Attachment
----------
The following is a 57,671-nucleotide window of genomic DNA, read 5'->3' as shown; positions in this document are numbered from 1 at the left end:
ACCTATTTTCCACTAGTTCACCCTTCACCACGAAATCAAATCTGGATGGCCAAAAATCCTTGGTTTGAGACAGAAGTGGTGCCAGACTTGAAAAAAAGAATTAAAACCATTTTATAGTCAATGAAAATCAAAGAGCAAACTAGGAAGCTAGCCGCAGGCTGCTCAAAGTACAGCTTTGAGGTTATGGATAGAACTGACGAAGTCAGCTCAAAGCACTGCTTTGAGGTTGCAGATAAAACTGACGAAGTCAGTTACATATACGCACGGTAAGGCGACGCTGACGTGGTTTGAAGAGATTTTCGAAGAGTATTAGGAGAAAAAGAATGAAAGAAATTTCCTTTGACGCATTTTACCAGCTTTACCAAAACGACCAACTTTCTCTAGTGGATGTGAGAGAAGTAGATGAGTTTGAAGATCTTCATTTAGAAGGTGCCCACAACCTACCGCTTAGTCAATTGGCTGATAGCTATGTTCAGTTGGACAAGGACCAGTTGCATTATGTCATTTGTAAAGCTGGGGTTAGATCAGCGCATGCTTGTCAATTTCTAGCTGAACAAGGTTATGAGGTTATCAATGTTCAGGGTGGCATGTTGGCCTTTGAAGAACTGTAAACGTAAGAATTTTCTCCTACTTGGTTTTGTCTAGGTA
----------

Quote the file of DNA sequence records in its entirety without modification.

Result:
The following is a 57,671-nucleotide window of genomic DNA, read 5'->3' as shown; positions in this document are numbered from 1 at the left end:
ACCTATTTTCCACTAGTTCACCCTTCACCACGAAATCAAATCTGGATGGCCAAAAATCCTTGGTTTGAGACAGAAGTGGTGCCAGACTTGAAAAAAAGAATTAAAACCATTTTATAGTCAATGAAAATCAAAGAGCAAACTAGGAAGCTAGCCGCAGGCTGCTCAAAGTACAGCTTTGAGGTTATGGATAGAACTGACGAAGTCAGCTCAAAGCACTGCTTTGAGGTTGCAGATAAAACTGACGAAGTCAGTTACATATACGCACGGTAAGGCGACGCTGACGTGGTTTGAAGAGATTTTCGAAGAGTATTAGGAGAAAAAGAATGAAAGAAATTTCCTTTGACGCATTTTACCAGCTTTACCAAAACGACCAACTTTCTCTAGTGGATGTGAGAGAAGTAGATGAGTTTGAAGATCTTCATTTAGAAGGTGCCCACAACCTACCGCTTAGTCAATTGGCTGATAGCTATGTTCAGTTGGACAAGGACCAGTTGCATTATGTCATTTGTAAAGCTGGGGTTAGATCAGCGCATGCTTGTCAATTTCTAGCTGAACAAGGTTATGAGGTTATCAATGTTCAGGGTGGCATGTTGGCCTTTGAAGAACTGTAAACGTAAGAATTTTCTCCTACTTGGTTTTGTCTAGGTA